Mayra Langdon Riesman: A Remembrance


I’d waited a while to write this up. Until I was ready. Since today would have been her birthday, this is it. I know more younger people than I’d like who passed away last year (and this) but Mayra’s passing—at merely 64 from complications of Parkinson’s Disease—was a particular blow and one I’ve yet to really process.

I met Mayra Riesman during my early days at Sundance. I was seated next to her at a dinner party at the Stein Eriksen Lodge, you know: the restaurant where you can order elk, wild boar, rattlesnake, and I think at the time, even bear. We were the guests of a film client of mine willing to foot the bill for twelve or so people at $300 a seat. She was a legit guest. I was just the minder. Those were the days.

We hit it off, not just because I was a publicist and she was a journalist, but because she was witty, cynical, well-traveled and knew a hell of a lot about movies. She also wore bangs before hipsters did but after Patti Smith did. And by and by, she hired me to write for and PR her web site, Film Scouts. The site still exists, and is hosted somewhere, and still resides at

In the days of internet 1.0, Film Scouts was the shit. It had great writing and superior technology for the time. Mayra had a character—an early bot really—called Jerry the Usher, who helped users navigate the site and recommended movies.

I got to go to Cannes a few times with Mayra and her team. Most of the time we just reviewed movies, edited movie reviews from others and wrote long diary entries and essays (one of mine, “Cannes Ham,” is reproduced below), but at other times we did remarkable things, like broadcast a live show by Aerosmith on a proto-broadband service called the Mbone and as rarely, stream movies online. Another time, we brought a bona fide therapist along with us, Dr. Robert Binder. I am pretty sure we were the only media outlet with a therapist on call. He wrote goofy/serious pieces about coping with Cannes mentally, and users could book him for $150 an hour for private sessions. We got to fly a vintage biplane over the Croisette with roll-down windows, leather seats and a Hamilton clock on the instrument panel.

I think Mayra got her diagnosis in 2000. She was in early stages of the disease when I came into New York to host the 20thAnniversary screening of American Werewolf in London. She was going to cover it, and she and I met for breakfast at the Hudson Hotel on the morning of September 11, 2001.

Halfway through—and spoiler alert: this passage parades my profound ignorance of normal human behavioral cues—I noticed the hotel service had become distracted and desultory. Finally, I asked someone why everyone had stopped paying attention to their duties. Their reply: a plane had just crashed into the World Trade Center. Mayra suggested we go up to my room to follow the news on TV. Turns out the real thing was visible from the roof.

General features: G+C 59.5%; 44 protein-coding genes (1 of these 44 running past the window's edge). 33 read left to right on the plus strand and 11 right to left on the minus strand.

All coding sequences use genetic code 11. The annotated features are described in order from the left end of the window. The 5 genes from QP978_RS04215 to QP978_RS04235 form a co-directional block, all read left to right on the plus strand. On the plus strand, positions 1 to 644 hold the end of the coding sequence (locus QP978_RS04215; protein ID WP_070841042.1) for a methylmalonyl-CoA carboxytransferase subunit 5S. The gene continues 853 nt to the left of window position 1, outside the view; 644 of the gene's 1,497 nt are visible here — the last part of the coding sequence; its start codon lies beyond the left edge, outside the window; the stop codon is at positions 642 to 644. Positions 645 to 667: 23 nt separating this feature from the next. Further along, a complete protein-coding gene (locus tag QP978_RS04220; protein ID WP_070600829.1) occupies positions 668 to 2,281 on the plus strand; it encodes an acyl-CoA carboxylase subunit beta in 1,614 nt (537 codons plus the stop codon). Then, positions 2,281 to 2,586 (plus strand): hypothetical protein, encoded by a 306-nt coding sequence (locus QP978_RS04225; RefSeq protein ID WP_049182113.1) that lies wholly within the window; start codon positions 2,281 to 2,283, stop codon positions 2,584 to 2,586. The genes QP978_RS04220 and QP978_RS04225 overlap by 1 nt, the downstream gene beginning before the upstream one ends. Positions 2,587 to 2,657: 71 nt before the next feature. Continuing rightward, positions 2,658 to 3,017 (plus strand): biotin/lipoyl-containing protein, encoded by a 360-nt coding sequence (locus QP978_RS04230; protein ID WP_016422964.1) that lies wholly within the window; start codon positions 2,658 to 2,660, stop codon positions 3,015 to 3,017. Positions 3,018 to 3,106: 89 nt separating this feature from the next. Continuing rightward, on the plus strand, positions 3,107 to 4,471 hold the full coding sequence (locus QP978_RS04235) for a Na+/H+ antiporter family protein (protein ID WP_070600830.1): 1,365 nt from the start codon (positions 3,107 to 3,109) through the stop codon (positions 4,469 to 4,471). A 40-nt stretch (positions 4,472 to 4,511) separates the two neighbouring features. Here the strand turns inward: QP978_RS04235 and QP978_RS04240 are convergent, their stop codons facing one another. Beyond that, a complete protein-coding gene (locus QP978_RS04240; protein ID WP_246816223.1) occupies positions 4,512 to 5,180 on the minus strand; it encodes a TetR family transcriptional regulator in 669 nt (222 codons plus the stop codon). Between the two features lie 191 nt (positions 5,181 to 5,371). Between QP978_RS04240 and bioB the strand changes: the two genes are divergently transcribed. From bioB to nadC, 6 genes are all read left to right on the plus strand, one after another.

My staff were downtown at the Soho Grand. After the towers fell, singed papers from the buildings blew up against their windows before wafting to the sidewalk. Mobile phone service was spotty, but I got through to Universal, the event hosts, who suggested we “wait to see how the day plays out” before canceling the screening. Later, they all left town. Mayra lived on Beekman Place, a few blocks from Ground Zero. Mayra wanted her medication. Mayra had cats. And her husband Michael, a music supervisor and conductor, was overseas. We were on our own.

Mayra proposed we go to the nearest hospital and volunteer. That was Roosevelt Hospital. We show up there and ask for Mayra’s medications, and ask if they needed a hand. “What are your skills?” They asked. “I’m a web mistress,” she said. “I’m a publicist,” I added. “The best thing you can do,” they told us, “is stay out of the way, and maybe even stay out of the building.”

So we made our way downtown. We took the subway as far as 23rdStreet, and had to walk from there. The city was in a daze and in shock, and everyone had stopped working and packed the local bars as we walked down the Bowery. It would not be an exaggeration to say we bar-hopped our way toward the disaster zone. Before too long the streets were blocked too, and Mayra and I talked our way into the car of an EMT (a hopped up, sapphire blue 60’s Chevy Chevelle coupe, I recall), who took us the rest of the way. Bless that guy.

In her building, the power was still on. Mayra checked all the servers and other tech in the apartment. Nearby, another building in the Trade Center complex collapsed and blew a wall of dust up the street, enveloping a local reporter in front of her production van who we watched from the window. We filled the bathtub with water for the cats and got out of there—walking all the way back up to 58thand Broadway with one stop on Houston Street to contemplate the end of the world with nameless acquaintances.